# Boost :

From: Daryle Walker (darylew_at_[hidden])
Date: 2001-03-07 18:08:23

on 3/7/01 7:22 AM, Bill Seymour at bsey_at_[hidden] wrote:

> Daryle Walker wrote:

[SNIP comments of existing "more_math.zip" and Bill being inspired by a
rational class (besides boost::rational).]

>> enum rounding_mode
>> {
>> nearest, // down if < 1/2, up if >= 1/2
>> nearest_even, // down if < 1/2, up if > 1/2, to even if == 1/2
>> // following should be obvious from names
>> towards_zero,
>> towards_pos_infinity,
>> towards_neg_infinity,
>> leaving_zero
>> };
>>
>
> This is a little different from what I wrote...my round function
> always rounds to the nearest integer except in the special case
> where the remainder is exactly half of the divisor, so there is
> no "nearest" integer.

The previous statement sounds like you have no policy, and have the rounding
routine return a "n + 1/2" value, which breaks assumptions of an "integer
rounding" routine. (It returns 'X' rounded to an integer, except when it
doesn't!) If your rounding routines always return an integer, even in a
"n/1" rational form, then you need some sort of policy for handling 1/2
cases.

The "nearest" policy is the one I got taught in school (in the early 1980s).
That may not be the best name, though. I think previous generations were
taught the "nearest_even" rule.

>>> The second template argument indicates whether a signed divisor
>>> is known to be > 0, for example, in a rational number class that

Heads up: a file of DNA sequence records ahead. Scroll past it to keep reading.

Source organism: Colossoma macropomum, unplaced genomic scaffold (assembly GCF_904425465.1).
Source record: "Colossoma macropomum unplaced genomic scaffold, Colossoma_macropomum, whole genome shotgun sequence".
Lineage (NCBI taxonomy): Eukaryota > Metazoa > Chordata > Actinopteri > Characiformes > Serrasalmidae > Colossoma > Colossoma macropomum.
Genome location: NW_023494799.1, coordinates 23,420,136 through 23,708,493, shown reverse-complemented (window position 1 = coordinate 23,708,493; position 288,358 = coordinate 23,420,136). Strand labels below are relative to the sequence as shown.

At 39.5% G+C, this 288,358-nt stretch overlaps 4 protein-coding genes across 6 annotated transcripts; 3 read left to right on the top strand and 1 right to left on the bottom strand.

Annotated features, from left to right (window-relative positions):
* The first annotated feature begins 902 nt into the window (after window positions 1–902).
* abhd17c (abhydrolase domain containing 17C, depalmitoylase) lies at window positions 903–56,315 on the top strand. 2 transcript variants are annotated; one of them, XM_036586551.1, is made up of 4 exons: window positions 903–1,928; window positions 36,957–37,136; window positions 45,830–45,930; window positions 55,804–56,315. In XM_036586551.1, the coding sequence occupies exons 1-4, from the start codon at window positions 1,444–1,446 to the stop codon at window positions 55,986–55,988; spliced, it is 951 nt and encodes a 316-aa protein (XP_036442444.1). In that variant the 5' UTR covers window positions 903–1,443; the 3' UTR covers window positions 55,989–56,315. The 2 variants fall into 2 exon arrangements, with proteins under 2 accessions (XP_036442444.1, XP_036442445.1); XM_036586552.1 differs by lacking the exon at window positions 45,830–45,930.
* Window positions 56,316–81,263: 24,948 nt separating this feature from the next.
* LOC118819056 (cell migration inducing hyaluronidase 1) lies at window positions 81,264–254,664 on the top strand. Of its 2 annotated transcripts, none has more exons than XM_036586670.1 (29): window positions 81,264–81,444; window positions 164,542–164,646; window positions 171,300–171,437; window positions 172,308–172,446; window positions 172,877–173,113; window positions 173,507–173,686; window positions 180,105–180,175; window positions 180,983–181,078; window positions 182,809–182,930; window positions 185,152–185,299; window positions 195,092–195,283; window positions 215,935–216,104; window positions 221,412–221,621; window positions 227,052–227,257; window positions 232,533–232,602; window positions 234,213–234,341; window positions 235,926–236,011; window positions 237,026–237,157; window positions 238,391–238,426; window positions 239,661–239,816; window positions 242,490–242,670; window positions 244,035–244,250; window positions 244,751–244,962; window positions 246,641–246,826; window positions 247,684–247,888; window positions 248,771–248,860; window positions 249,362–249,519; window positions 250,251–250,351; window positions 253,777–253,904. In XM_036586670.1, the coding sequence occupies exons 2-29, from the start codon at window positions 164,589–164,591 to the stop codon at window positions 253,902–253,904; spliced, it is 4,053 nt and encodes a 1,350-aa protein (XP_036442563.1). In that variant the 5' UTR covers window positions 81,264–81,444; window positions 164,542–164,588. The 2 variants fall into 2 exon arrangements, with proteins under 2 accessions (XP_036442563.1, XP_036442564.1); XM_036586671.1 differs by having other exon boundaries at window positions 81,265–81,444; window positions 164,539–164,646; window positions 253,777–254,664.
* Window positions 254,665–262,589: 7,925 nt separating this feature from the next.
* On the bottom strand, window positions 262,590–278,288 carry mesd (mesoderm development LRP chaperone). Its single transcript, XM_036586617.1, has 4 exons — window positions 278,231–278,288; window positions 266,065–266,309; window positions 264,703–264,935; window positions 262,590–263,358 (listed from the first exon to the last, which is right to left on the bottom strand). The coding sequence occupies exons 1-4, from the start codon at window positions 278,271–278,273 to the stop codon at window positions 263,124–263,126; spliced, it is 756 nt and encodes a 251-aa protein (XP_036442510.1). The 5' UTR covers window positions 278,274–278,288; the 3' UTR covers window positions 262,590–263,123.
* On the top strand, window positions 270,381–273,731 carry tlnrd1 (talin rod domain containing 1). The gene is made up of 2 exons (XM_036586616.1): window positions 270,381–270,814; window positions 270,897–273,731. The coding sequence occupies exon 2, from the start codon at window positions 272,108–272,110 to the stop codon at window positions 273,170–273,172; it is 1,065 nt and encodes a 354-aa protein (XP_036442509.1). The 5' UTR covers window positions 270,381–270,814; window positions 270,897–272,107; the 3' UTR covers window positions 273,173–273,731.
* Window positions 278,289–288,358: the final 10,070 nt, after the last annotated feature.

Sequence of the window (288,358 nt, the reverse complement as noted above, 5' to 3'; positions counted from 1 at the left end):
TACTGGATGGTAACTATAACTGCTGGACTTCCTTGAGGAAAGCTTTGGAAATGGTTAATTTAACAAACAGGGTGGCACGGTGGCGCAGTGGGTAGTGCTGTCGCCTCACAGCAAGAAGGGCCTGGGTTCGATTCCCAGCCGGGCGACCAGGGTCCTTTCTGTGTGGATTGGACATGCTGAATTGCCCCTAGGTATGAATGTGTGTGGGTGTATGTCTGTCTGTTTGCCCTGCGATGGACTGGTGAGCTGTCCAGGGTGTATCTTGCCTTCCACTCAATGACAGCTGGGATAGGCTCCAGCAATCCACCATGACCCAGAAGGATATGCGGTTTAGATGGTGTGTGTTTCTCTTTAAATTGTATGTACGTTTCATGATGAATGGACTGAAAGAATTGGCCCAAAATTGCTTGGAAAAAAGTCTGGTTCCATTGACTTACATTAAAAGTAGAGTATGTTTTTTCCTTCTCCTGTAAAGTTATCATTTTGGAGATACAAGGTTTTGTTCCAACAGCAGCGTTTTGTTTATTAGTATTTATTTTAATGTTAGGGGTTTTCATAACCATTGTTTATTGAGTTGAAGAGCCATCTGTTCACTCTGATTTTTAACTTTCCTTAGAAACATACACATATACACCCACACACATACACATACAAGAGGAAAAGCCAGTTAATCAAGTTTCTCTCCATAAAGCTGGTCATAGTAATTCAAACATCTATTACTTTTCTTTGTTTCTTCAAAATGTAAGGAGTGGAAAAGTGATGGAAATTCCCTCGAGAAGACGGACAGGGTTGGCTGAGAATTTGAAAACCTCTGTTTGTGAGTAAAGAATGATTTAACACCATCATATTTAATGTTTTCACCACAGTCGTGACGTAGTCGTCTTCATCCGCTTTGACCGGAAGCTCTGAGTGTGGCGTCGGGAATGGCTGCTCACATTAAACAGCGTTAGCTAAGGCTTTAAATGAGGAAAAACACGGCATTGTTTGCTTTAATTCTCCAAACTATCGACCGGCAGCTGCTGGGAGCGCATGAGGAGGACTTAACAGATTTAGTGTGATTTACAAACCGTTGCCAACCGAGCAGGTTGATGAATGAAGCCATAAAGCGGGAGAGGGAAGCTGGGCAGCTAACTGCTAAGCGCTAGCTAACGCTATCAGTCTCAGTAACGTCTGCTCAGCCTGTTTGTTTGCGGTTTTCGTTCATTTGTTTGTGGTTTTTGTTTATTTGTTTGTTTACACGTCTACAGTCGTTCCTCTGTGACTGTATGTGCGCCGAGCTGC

>>> eagerly keeps its denominator positive. It has no effect iff
>>> T is an unsigned type.
>>
>> I don't get what you're trying to say here. Wouldn't the greater-
>> than-zero property be dependent on what you put in the "divisor"
>> argument, and not as a template parameter.
>>
>
> Normally, the user would just let the second template argument
> default to false. In the example of the rational number class
> that I gave, the denominator is _known_ to be greater than zero
> at compile time (because the rational number class is written
> that way), so the code for floor, ceil, gcd, etc. can be more
> efficient.

I think the boost::rational class makes the same guarantee about keeping its
denominators positive. I'm not sure that slight efficiency for routines
using all-positive values is worth making a separate templates for them.
Some of the routines may not need separate versions anyway, e.g. I think the
GCD routine is automatically APV-efficient.

```--
Daryle Walker
Mac, Internet, and Video Game Junkie
darylew AT mac DOT com
```